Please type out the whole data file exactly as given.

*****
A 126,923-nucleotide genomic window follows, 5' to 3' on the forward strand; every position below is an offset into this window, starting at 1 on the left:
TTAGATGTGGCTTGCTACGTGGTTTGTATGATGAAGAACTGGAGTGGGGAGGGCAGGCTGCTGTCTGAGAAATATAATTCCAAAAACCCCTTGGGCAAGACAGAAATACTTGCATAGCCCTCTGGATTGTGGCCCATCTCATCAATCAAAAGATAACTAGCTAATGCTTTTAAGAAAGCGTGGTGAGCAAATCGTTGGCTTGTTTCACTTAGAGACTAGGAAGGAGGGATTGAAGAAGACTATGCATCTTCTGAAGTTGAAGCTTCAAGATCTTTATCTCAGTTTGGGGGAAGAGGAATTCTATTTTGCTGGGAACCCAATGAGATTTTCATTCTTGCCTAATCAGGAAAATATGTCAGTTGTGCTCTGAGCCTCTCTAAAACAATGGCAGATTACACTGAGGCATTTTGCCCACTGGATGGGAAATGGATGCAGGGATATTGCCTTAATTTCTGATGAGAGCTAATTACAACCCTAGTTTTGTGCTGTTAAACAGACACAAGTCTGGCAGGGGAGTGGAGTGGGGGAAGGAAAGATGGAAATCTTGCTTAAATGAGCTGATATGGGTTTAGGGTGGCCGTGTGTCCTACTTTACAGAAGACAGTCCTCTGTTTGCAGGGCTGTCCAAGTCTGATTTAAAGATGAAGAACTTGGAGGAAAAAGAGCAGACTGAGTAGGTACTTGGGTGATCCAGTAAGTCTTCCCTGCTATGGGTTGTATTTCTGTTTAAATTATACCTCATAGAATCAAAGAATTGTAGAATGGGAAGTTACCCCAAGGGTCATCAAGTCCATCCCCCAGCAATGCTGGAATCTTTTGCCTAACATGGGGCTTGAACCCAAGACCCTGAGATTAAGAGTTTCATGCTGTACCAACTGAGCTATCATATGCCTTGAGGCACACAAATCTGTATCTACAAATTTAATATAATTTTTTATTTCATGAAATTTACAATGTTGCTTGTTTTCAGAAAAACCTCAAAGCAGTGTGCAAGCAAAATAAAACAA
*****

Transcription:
A 126,923-nucleotide genomic window follows, 5' to 3' on the forward strand; every position below is an offset into this window, starting at 1 on the left:
TTAGATGTGGCTTGCTACGTGGTTTGTATGATGAAGAACTGGAGTGGGGAGGGCAGGCTGCTGTCTGAGAAATATAATTCCAAAAACCCCTTGGGCAAGACAGAAATACTTGCATAGCCCTCTGGATTGTGGCCCATCTCATCAATCAAAAGATAACTAGCTAATGCTTTTAAGAAAGCGTGGTGAGCAAATCGTTGGCTTGTTTCACTTAGAGACTAGGAAGGAGGGATTGAAGAAGACTATGCATCTTCTGAAGTTGAAGCTTCAAGATCTTTATCTCAGTTTGGGGGAAGAGGAATTCTATTTTGCTGGGAACCCAATGAGATTTTCATTCTTGCCTAATCAGGAAAATATGTCAGTTGTGCTCTGAGCCTCTCTAAAACAATGGCAGATTACACTGAGGCATTTTGCCCACTGGATGGGAAATGGATGCAGGGATATTGCCTTAATTTCTGATGAGAGCTAATTACAACCCTAGTTTTGTGCTGTTAAACAGACACAAGTCTGGCAGGGGAGTGGAGTGGGGGAAGGAAAGATGGAAATCTTGCTTAAATGAGCTGATATGGGTTTAGGGTGGCCGTGTGTCCTACTTTACAGAAGACAGTCCTCTGTTTGCAGGGCTGTCCAAGTCTGATTTAAAGATGAAGAACTTGGAGGAAAAAGAGCAGACTGAGTAGGTACTTGGGTGATCCAGTAAGTCTTCCCTGCTATGGGTTGTATTTCTGTTTAAATTATACCTCATAGAATCAAAGAATTGTAGAATGGGAAGTTACCCCAAGGGTCATCAAGTCCATCCCCCAGCAATGCTGGAATCTTTTGCCTAACATGGGGCTTGAACCCAAGACCCTGAGATTAAGAGTTTCATGCTGTACCAACTGAGCTATCATATGCCTTGAGGCACACAAATCTGTATCTACAAATTTAATATAATTTTTTATTTCATGAAATTTACAATGTTGCTTGTTTTCAGAAAAACCTCAAAGCAGTGTGCAAGCAAAATAAAACAA